Keep in mind that Paul’s audience was Jewish and they would have known exactly what sacrifice meant. They were still offering animal sacrifices at the Temple, so, they would have equated sacrifice to animals. But Paul is moving away from the thought of animal sacrifice and introducing something new by stating that you and I are to sacrifice our very lives.
How in the world do we do that?
He’s stating what you need to sacrifice is you! Paul doesn’t just say our lives should be a sacrifice. Our lives are a sacrifice. The question for you and me is what are we sacrificing our lives to?
My favorite commentator David Guzik says: “You may do all kinds of work for God, but never give Him your self.”
And really that’s what God is looking for isn’t He? He is looking for you. He is looking for your heart and for my heart. An old friend of mine, Paul Rhoades, once said, “God has been seeking you your whole life. Your job is to respond. Christian spirituality is always a theology of response.”
The practice of sacrifice and other spiritual practices are ways you and I respond to the goodness of God. So, the question for all of us as Christ followers, is how will we respond when it comes to sacrifice? Maybe it’s sacrificing your time by mowing your elderly neighbor's yard or shoveling their driveway. Maybe it’s offering free tutoring to students or showing kindness to an unkind co-worker. Or you might take part in tithing or fasting or giving of your time through volunteering. Whatever it is, I can almost promise you that whatever you sacrifice, will be for your own good and will help you grow in your faith in Jesus.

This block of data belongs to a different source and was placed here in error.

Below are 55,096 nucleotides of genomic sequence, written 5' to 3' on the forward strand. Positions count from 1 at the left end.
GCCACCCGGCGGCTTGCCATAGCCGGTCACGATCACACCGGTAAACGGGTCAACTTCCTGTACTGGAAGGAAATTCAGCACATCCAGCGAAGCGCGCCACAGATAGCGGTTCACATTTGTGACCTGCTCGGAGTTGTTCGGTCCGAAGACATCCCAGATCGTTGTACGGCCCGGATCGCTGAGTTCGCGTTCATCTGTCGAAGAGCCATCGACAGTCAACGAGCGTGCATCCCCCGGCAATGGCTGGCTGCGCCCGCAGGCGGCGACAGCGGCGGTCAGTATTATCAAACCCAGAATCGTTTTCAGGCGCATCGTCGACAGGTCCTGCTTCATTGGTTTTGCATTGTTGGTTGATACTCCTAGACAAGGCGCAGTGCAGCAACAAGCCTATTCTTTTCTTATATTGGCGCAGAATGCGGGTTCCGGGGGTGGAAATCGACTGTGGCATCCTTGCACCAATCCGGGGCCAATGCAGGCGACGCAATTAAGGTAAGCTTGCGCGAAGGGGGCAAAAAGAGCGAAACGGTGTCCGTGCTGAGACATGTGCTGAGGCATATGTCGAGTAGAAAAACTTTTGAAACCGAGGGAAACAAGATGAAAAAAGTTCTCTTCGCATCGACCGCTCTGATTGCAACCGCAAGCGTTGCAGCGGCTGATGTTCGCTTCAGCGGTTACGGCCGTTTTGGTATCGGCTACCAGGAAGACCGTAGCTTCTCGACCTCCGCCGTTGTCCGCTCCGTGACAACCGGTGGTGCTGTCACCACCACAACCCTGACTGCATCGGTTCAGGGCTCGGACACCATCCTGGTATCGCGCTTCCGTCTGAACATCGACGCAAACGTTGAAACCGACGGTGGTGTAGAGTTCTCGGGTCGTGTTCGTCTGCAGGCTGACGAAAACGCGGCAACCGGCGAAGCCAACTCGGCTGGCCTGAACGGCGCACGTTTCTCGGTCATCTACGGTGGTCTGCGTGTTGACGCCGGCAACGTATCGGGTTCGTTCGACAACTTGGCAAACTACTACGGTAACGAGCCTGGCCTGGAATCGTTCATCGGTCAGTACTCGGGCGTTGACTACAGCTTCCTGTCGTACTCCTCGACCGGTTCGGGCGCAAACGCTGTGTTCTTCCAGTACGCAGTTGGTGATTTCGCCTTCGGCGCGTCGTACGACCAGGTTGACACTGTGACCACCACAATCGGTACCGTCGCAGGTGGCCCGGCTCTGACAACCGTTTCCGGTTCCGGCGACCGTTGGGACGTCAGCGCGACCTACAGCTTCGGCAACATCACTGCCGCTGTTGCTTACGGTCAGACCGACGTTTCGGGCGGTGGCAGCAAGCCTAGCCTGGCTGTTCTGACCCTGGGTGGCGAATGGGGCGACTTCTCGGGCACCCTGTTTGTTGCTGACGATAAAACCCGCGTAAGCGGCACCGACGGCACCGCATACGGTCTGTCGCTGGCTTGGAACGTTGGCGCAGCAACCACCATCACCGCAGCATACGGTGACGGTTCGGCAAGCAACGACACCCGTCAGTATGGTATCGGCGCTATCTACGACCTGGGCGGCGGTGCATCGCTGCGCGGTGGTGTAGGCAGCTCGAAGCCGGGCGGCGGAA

I would be remiss to write a message on sacrifice and not talk about the sacrifice that Jesus made for you and for me. First off, simply leaving his office in Heaven to come to Earth and take on human form, not as a powerful, conquering soldier but as an innocent baby, fully dependent on the love and care of others.
Paul again somewhat captures the essence of what Christ did, in writing to the church of Philippi:
“In your relationship with one another, have the same mindset as Christ Jesus: Who, being in very nature God, did not consider equality with God something to be used to his own advantage; rather, he made himself nothing by taking the very nature of a servant, being made in human likeness.
And being found in appearance as a man, he humbled himself by becoming obedient to death— even death on a cross!” Philippians 2:5-8
In His life Jesus shows us what living a sacrificial life looks like.
He sacrificed by going against social and religious norms by touching the untouchable, giving dignity to women and children, and healing those without hope. He shows us what it means to sacrifice by taking on the role of a servant on the last night that He was alive and washing His disciples' feet.
And finally, He gave Himself on the cross, as a sacrifice for our sins. If Jesus did that for you and me, surely we can sacrifice for Him.
What is God asking you to sacrifice?